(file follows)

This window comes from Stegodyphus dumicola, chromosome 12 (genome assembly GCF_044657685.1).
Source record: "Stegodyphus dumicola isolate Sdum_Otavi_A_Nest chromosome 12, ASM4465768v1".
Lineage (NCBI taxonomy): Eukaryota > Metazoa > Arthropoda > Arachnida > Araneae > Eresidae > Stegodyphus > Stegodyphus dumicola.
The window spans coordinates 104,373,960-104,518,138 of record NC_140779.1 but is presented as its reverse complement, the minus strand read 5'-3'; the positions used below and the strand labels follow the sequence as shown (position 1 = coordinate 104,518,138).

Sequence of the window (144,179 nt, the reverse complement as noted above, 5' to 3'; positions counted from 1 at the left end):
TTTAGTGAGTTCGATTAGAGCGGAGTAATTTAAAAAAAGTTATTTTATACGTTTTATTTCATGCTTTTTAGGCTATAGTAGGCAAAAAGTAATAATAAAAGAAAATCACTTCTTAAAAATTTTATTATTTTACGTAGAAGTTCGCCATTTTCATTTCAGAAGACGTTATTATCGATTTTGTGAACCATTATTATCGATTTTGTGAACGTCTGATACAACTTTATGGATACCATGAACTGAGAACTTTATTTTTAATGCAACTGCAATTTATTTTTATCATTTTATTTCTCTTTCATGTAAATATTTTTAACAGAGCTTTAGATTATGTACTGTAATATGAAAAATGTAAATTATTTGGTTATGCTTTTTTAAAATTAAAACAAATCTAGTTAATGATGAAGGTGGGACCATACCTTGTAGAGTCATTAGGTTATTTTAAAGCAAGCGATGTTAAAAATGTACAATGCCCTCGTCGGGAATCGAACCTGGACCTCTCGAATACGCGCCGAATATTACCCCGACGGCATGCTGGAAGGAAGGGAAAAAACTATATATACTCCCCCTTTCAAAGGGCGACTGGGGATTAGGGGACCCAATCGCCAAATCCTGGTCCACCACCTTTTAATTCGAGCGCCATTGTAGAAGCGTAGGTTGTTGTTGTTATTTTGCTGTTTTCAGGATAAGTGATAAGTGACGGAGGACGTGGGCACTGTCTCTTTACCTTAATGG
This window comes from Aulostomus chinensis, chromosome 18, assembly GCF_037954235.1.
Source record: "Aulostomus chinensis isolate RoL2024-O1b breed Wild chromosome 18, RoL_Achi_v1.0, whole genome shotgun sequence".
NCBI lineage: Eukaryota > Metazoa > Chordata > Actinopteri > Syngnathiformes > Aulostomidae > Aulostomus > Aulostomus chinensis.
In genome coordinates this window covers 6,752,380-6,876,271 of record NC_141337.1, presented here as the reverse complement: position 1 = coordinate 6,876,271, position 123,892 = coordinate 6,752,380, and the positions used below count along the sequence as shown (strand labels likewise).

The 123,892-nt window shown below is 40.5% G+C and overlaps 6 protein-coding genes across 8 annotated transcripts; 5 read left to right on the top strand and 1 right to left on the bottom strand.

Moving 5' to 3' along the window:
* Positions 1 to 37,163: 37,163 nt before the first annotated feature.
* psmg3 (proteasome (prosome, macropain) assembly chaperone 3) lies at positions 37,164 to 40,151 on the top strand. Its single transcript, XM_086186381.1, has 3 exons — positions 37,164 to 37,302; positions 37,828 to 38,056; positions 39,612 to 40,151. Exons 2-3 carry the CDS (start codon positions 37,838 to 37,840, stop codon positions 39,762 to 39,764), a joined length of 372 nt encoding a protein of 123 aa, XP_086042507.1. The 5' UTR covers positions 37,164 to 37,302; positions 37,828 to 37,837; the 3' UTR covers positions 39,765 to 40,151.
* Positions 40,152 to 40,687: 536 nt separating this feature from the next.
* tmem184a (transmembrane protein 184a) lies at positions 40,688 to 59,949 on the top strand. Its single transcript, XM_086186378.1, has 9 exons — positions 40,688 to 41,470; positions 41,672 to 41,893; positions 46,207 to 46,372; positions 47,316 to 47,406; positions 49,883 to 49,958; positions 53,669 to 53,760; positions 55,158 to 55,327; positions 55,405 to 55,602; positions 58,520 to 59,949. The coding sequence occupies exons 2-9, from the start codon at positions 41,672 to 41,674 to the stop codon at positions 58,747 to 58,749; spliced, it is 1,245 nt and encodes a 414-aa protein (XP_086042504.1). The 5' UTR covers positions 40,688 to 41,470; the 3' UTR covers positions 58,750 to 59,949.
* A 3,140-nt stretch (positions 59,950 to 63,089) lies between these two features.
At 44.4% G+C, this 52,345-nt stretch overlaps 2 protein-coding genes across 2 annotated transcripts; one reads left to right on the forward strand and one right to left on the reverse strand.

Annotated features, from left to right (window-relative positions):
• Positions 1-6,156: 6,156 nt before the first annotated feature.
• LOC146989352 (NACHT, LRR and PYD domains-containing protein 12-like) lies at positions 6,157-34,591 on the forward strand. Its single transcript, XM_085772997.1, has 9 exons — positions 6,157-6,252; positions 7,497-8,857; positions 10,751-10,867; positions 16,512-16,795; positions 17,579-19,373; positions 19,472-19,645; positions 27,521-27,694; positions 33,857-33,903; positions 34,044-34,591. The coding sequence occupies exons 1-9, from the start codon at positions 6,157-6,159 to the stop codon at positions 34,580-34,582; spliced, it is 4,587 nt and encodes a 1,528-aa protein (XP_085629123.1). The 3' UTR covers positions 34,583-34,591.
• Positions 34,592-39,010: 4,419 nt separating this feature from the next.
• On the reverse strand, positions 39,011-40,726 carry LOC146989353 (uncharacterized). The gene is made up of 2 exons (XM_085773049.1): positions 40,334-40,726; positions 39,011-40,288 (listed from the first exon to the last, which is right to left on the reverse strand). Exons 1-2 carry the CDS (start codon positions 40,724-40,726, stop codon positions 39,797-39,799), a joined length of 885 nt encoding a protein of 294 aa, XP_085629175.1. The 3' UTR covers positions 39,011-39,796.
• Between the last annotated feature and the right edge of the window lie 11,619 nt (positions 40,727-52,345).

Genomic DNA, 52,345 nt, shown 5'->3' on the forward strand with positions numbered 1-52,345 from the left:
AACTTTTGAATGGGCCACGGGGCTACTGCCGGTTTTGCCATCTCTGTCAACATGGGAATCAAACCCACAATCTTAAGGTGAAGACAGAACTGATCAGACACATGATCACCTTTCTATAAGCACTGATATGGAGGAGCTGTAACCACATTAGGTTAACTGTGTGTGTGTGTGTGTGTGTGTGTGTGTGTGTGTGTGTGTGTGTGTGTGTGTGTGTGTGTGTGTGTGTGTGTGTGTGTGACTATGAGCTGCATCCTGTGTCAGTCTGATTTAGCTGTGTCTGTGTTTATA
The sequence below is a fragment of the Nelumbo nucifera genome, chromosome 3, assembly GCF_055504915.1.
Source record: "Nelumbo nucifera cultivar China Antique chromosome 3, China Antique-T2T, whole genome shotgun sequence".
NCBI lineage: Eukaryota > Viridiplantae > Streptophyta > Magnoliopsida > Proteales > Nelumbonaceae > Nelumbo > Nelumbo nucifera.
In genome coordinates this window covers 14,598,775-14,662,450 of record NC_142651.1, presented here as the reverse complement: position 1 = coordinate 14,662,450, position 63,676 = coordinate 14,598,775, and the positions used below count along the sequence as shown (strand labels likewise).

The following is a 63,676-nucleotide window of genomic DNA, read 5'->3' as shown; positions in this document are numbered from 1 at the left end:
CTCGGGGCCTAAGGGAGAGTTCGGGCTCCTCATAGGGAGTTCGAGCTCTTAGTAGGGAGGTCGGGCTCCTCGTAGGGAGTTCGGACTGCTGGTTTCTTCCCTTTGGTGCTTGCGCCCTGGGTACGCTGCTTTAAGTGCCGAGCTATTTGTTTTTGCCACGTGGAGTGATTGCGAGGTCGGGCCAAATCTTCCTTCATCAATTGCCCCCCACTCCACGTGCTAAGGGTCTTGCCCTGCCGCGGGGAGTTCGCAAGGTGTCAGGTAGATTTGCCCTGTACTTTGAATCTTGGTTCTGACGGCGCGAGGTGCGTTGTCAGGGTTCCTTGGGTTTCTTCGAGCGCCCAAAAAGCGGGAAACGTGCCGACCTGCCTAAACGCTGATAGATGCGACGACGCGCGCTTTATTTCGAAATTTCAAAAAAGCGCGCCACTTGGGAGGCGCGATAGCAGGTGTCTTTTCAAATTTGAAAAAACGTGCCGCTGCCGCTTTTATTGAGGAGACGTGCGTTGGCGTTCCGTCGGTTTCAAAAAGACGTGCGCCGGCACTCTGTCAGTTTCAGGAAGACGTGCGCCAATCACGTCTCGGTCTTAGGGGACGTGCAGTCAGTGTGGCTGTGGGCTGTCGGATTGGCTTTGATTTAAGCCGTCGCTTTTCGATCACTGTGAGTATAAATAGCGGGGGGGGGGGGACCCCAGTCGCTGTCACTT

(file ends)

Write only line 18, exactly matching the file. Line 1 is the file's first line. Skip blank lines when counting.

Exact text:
At 44.4% G+C, this 52,345-nt stretch overlaps 2 protein-coding genes across 2 annotated transcripts; one reads left to right on the forward strand and one right to left on the reverse strand.